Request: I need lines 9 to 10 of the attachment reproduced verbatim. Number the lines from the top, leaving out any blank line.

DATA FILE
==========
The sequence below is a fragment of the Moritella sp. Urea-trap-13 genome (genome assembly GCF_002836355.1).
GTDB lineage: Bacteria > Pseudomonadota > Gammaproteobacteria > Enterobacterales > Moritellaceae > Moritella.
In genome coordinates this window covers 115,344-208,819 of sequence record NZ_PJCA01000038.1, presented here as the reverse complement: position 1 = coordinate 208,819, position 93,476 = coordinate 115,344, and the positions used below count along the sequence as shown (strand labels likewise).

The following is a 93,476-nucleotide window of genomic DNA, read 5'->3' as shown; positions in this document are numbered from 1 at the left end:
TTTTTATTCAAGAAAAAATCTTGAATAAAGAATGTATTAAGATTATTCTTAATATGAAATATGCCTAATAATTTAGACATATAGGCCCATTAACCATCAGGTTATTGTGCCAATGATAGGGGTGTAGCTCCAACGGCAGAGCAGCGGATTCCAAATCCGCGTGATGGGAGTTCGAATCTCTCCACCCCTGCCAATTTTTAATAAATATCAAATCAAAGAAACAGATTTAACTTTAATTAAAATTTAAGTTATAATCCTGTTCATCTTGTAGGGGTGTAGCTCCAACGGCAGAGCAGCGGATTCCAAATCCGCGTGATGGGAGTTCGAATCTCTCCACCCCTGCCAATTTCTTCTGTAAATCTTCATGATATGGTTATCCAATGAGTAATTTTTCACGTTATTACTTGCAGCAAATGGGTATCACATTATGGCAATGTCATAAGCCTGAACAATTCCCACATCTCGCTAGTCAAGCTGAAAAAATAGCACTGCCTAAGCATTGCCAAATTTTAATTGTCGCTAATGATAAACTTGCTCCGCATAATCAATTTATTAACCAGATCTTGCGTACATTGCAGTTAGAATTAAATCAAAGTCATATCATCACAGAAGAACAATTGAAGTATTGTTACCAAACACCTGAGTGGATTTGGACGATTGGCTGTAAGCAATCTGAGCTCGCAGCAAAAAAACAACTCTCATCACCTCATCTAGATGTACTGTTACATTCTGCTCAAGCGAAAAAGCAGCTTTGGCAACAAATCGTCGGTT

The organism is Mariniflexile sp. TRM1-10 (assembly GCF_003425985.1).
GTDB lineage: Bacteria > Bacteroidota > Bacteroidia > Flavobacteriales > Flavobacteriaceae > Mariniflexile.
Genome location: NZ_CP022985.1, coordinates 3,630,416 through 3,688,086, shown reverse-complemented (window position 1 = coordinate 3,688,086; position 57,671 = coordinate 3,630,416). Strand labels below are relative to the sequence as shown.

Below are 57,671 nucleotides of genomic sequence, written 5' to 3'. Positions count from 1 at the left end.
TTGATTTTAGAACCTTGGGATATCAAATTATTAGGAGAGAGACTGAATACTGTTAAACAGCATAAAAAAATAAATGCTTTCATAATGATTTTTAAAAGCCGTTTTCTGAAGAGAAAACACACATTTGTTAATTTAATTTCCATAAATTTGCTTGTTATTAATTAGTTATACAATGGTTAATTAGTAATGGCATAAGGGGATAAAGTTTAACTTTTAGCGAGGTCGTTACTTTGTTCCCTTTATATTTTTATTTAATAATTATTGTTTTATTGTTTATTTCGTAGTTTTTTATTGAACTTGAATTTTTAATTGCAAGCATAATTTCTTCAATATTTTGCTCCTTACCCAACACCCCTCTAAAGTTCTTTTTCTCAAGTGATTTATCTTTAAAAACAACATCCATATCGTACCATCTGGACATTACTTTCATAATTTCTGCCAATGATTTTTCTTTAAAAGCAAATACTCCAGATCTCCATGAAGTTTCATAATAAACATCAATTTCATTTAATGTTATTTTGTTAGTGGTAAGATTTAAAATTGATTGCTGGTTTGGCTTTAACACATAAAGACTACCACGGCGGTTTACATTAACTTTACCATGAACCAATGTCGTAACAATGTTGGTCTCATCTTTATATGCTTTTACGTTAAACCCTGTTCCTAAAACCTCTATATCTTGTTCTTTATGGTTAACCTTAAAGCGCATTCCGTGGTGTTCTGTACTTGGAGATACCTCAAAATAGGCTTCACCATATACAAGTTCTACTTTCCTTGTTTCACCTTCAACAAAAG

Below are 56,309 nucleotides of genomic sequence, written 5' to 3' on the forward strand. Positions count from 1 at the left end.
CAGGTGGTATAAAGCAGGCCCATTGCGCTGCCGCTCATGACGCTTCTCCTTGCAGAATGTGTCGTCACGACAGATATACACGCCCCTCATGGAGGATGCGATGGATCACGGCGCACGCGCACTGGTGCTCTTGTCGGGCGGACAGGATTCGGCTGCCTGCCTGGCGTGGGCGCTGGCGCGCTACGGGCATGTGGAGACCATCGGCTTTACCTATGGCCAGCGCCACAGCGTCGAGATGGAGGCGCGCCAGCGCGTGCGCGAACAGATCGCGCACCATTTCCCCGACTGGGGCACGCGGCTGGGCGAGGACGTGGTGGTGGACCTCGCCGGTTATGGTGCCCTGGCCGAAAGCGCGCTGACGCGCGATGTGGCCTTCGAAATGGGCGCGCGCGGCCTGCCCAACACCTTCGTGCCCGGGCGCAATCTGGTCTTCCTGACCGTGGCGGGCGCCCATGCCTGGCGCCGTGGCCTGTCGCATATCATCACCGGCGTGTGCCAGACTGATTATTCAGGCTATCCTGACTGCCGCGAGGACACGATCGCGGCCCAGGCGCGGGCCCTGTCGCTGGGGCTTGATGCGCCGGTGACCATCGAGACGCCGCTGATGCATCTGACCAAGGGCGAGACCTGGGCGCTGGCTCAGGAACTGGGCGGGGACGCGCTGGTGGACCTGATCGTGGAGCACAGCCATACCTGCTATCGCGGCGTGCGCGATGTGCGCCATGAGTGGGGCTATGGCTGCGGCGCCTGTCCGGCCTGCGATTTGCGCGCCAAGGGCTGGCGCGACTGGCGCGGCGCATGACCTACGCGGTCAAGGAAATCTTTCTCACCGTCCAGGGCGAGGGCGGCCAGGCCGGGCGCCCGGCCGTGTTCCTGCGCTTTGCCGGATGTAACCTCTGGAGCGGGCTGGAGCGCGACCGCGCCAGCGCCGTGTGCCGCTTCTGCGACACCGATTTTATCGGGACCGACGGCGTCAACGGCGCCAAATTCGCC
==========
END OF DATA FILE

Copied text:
Below are 57,671 nucleotides of genomic sequence, written 5' to 3'. Positions count from 1 at the left end.
TTGATTTTAGAACCTTGGGATATCAAATTATTAGGAGAGAGACTGAATACTGTTAAACAGCATAAAAAAATAAATGCTTTCATAATGATTTTTAAAAGCCGTTTTCTGAAGAGAAAACACACATTTGTTAATTTAATTTCCATAAATTTGCTTGTTATTAATTAGTTATACAATGGTTAATTAGTAATGGCATAAGGGGATAAAGTTTAACTTTTAGCGAGGTCGTTACTTTGTTCCCTTTATATTTTTATTTAATAATTATTGTTTTATTGTTTATTTCGTAGTTTTTTATTGAACTTGAATTTTTAATTGCAAGCATAATTTCTTCAATATTTTGCTCCTTACCCAACACCCCTCTAAAGTTCTTTTTCTCAAGTGATTTATCTTTAAAAACAACATCCATATCGTACCATCTGGACATTACTTTCATAATTTCTGCCAATGATTTTTCTTTAAAAGCAAATACTCCAGATCTCCATGAAGTTTCATAATAAACATCAATTTCATTTAATGTTATTTTGTTAGTGGTAAGATTTAAAATTGATTGCTGGTTTGGCTTTAACACATAAAGACTACCACGGCGGTTTACATTAACTTTACCATGAACCAATGTCGTAACAATGTTGGTCTCATCTTTATATGCTTTTACGTTAAACCCTGTTCCTAAAACCTCTATATCTTGTTCTTTATGGTTAACCTTAAAGCGCATTCCGTGGTGTTCTGTACTTGGAGATACCTCAAAATAGGCTTCACCATATACAAGTTCTACTTTCCTTGTTTCACCTTCAACAAAAG